August, 2010

I've done some electroplating--mainly zinc and copper and a little bit of nickel.  I've made do with a little 1-amp variable power supply I built probably 30 years ago.  It works fine for small parts, but for larger parts, it just doesn't have the juice to do the job.  Also, I wanted to try aluminum anodizing, and this process can take higher voltages than my supply could manage.  Considering all this, I decided to build a larger variable supply.

Now for serious plating or anodizing, many people recommend a variable constant current supply.  (Sounds like an oxymoron, doesn't it?  It just means that when you adjust it, you are setting the current, and once set, the supply maintains that current over a range of loads.)  An adjustable constant current supply of the size I needed is not a trivial design exercize, and while I probably have the skills to do it, I was really looking for something I could get into service quicker.

Even an adjustable voltage supply of this size (0-30 volts @ 15 Amps) is not a snap to design from scratch, so I headed down a simpler path.  I decided to build a simple fixed voltage linear supply, and then feed it with a variable AC voltage.  This is not a new idea, and seemed to be the simplest and quickest approach.

A variable AC voltage is easily accomplished by using a variable autotransformer, often generically called a Variac.  I didn't have one, but Ebay had many, and soon I had one of theirs for around $30.  It was an old used Calrad unit, reportedly in good working order, rated at 500 VA--just about right for my needs.

The unit was weighty, like a lot of older stuff, but the dial seemed to bind on part of its rotation.  Fearing the worst, I opened it up.  I found that the heavy transformer unit had shifted forcefully enough, probably in shipping, to break one of its locating tabs, and bend another.  This put the core off center, bending the power switch, and making the shaft bind.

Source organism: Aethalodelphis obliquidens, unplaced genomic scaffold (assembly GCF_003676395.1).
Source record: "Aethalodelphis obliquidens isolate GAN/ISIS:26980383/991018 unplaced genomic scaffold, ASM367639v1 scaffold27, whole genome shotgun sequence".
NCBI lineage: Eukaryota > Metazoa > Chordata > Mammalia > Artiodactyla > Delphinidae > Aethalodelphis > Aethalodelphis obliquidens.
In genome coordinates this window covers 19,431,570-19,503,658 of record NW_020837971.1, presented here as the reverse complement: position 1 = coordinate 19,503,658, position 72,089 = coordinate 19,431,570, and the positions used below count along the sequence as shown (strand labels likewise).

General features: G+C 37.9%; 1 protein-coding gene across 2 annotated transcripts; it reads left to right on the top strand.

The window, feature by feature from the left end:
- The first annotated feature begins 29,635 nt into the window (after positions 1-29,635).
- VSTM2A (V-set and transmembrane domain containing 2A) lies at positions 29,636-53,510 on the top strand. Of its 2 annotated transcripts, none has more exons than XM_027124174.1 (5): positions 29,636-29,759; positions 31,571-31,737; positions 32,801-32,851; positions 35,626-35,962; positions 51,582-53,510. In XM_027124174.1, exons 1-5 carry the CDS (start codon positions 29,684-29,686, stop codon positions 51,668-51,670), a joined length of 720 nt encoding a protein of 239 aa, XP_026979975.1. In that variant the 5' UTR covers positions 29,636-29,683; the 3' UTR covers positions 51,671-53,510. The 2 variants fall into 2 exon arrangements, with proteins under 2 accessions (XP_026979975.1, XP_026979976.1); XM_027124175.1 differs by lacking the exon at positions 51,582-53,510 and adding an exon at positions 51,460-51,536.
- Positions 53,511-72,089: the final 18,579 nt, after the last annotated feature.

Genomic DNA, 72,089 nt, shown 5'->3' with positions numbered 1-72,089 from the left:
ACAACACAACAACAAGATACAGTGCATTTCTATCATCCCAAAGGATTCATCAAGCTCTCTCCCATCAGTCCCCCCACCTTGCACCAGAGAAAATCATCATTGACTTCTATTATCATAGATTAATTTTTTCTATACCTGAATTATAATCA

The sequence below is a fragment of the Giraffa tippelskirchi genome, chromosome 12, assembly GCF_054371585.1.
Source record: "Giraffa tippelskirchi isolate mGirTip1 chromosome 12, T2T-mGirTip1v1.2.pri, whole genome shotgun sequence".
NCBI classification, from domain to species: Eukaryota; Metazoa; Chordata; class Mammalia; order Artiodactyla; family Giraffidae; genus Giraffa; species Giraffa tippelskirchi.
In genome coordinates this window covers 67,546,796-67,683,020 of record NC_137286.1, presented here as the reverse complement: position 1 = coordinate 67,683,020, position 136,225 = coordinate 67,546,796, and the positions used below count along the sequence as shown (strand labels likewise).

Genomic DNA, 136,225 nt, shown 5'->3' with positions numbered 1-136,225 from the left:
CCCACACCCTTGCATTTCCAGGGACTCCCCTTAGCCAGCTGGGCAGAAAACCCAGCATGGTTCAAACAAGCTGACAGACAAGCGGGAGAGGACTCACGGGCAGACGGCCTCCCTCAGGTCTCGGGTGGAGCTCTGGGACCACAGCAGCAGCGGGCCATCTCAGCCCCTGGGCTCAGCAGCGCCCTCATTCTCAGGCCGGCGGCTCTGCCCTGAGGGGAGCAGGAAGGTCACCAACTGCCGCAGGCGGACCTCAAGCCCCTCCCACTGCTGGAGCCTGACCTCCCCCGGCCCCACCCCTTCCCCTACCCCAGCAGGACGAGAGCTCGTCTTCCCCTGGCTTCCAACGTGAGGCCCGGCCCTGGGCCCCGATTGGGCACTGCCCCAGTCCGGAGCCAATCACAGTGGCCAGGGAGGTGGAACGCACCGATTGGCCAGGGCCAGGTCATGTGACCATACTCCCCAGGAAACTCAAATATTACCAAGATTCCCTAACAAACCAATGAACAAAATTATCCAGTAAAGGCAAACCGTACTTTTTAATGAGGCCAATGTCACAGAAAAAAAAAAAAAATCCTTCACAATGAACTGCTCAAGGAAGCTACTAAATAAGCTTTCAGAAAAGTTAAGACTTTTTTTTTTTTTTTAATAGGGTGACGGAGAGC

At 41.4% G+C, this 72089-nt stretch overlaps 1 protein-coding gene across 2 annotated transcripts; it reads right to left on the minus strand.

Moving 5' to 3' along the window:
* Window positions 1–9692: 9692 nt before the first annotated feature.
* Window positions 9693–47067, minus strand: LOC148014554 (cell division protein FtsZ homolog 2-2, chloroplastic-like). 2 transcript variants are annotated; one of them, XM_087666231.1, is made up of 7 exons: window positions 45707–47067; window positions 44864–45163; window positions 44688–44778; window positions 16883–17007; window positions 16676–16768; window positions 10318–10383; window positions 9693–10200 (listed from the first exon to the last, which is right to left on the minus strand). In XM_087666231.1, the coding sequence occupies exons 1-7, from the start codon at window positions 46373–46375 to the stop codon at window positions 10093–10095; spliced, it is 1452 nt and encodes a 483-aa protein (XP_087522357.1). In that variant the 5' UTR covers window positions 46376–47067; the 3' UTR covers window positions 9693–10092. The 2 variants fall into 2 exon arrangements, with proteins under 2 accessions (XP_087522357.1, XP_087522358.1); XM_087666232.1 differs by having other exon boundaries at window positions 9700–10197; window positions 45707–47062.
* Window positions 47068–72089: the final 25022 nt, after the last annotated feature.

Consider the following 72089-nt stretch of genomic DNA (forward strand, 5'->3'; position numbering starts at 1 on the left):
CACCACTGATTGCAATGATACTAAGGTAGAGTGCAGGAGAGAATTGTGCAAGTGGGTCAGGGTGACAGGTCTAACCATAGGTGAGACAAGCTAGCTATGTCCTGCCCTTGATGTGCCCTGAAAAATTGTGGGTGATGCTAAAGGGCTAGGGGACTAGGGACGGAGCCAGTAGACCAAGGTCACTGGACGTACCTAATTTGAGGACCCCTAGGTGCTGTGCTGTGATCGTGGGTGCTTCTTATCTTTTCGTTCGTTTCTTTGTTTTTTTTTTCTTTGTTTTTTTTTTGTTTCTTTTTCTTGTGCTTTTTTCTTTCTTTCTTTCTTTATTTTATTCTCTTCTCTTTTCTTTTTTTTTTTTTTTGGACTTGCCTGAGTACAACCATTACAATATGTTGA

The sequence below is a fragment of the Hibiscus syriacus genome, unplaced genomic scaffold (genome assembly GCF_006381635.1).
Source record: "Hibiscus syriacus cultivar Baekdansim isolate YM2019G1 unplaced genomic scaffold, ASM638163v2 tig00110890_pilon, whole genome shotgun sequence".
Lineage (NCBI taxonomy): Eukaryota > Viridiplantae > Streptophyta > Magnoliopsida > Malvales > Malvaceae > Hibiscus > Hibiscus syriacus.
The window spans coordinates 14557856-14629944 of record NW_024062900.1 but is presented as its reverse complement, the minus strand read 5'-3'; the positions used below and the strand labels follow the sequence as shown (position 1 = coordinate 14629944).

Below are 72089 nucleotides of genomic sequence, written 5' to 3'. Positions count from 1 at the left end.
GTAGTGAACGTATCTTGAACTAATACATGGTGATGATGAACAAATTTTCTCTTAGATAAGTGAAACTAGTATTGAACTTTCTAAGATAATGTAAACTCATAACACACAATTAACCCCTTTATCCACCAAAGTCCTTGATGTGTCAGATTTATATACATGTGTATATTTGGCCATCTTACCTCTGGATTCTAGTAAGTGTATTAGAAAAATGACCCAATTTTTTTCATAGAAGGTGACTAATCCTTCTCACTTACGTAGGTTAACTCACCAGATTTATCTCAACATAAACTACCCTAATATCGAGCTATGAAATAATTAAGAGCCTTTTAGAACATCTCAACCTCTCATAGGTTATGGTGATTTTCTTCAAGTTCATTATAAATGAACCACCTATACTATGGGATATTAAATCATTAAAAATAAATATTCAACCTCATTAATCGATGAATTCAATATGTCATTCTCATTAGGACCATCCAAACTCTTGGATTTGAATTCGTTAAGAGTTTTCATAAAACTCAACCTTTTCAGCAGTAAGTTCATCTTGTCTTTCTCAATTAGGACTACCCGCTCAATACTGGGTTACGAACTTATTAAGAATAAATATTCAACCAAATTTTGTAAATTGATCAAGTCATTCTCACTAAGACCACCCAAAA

I fixed this pretty easily, and got the mechanism working smoothly.    

My only other gripe with the unit is that, being of a certain age, it did not have a 3-prong grounded power cord or recepticle.  I fixed that while I had it open.

I buttoned it back up, and it worked fine.

So mucdh for the variable AC source.  Now to the linear AC-DC conversion.

This 20+ pound bad boy is a Stancor 2012 power transformer, probably made in the 1960s.  It was in an old rack mnount power supply that I found in the closet of an apartment I rented a long time ago.  I've been moving it for decades.  The transformer is a universal type, with a lot of winding taps to give a wide range of secondary voltages.  I was able to find a data sheet for it on the web.

On the left are 1N249 40 amp diodes from the same found power supply the transformer came from.  I'll re-use the mica insulating washers.  The other picture is the parts I bought new.  The old power supply had some large electrolytics, but I worried about their age.  The new one is more compact, anyway.


Rather than use a hobby box to mount everything in, I decided to make a custom aluminum case that was the same height as the Variac.  I got a piece of 6061-0 sheet aluminum.  I believe the -0 means that is not tempered, and so is soft enough to bend easily.  The last picture proves once again that JB Weld can be a life saver.


Even though calculations showed that the enclosure itself provided enough surface area to keep the diodes cool, I added some heat sink fins just for insurance.  I also made some new insulating spacers for the diode studs in the thicker panel.  I painted the box with a gray hammertone to match the Variac, but masked where the heatsinks would mount.  The heatsinks are attached with aluminum rivets, using liberal heat sink compound to improve heat transfer.  Last picture shows plastic caps on the stud nuts.  They are electrically hot, so I don't want them shorting to anything.


Wiring is straightforward.  Its a standard bridge rectifier with a capacitive filter.  The AC is fused at 4 amps, the DC at 15.  Ammeter with builtin shunt is wired in series, voltmeter across the output.  Power switch is in the primary circuit.  There is a bleed resistor across the capacitor to drain charge when the supply is turned off.


Final setup seems to work OK.  Can't wait to try it.